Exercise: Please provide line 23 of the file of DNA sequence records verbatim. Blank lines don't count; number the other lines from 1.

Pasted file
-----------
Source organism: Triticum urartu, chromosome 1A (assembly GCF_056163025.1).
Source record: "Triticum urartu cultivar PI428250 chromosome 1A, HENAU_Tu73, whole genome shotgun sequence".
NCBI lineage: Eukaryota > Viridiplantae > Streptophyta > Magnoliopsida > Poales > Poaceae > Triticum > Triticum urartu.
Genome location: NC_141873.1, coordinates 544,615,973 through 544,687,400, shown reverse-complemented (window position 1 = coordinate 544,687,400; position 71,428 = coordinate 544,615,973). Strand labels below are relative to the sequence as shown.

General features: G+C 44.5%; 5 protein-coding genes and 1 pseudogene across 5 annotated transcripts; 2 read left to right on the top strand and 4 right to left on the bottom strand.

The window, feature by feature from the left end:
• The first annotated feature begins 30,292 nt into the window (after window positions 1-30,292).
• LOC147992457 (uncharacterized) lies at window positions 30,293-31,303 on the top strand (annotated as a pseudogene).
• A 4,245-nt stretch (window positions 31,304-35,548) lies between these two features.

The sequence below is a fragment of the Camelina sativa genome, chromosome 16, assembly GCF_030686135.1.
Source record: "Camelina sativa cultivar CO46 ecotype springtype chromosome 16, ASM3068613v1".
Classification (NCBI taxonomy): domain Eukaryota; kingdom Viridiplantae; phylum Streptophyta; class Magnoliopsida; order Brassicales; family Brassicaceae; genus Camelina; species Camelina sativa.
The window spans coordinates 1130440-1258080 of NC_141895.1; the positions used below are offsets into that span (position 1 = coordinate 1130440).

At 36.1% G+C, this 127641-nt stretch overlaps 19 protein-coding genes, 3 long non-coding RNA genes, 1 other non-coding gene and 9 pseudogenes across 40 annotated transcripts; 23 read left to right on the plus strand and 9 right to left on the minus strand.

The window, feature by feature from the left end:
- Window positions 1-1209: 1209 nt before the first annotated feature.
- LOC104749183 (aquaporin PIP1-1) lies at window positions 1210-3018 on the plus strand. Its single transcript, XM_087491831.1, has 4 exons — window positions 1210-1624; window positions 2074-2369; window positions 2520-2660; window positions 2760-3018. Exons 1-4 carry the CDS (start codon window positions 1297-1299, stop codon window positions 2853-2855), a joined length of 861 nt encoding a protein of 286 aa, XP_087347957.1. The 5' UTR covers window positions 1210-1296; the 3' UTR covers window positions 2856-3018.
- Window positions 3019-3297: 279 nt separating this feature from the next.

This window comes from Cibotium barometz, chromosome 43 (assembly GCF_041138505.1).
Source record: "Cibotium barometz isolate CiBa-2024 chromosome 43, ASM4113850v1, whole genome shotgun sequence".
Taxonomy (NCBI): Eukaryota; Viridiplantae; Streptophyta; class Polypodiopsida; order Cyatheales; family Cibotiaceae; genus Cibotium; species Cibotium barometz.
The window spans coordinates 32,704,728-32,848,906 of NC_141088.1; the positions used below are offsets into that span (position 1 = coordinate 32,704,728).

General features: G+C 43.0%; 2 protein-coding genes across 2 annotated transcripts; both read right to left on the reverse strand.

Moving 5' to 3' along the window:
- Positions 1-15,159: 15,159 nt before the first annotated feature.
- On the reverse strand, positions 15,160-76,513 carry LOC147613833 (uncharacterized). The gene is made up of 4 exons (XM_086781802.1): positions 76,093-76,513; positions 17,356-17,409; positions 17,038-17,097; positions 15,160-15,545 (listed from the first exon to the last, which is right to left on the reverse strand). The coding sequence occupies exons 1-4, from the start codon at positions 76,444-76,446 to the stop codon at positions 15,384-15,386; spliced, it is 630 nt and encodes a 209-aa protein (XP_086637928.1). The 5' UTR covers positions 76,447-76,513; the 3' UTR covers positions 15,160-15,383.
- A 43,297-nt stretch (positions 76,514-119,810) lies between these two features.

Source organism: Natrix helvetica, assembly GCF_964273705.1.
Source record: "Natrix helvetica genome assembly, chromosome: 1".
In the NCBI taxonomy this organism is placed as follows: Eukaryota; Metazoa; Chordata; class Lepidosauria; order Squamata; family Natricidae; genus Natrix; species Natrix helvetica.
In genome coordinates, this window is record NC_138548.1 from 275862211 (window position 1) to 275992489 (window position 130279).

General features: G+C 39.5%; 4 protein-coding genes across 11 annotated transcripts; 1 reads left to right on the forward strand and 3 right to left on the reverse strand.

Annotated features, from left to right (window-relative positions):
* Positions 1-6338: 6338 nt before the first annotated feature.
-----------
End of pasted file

General features: G+C 43.0%; 2 protein-coding genes across 2 annotated transcripts; both read right to left on the reverse strand.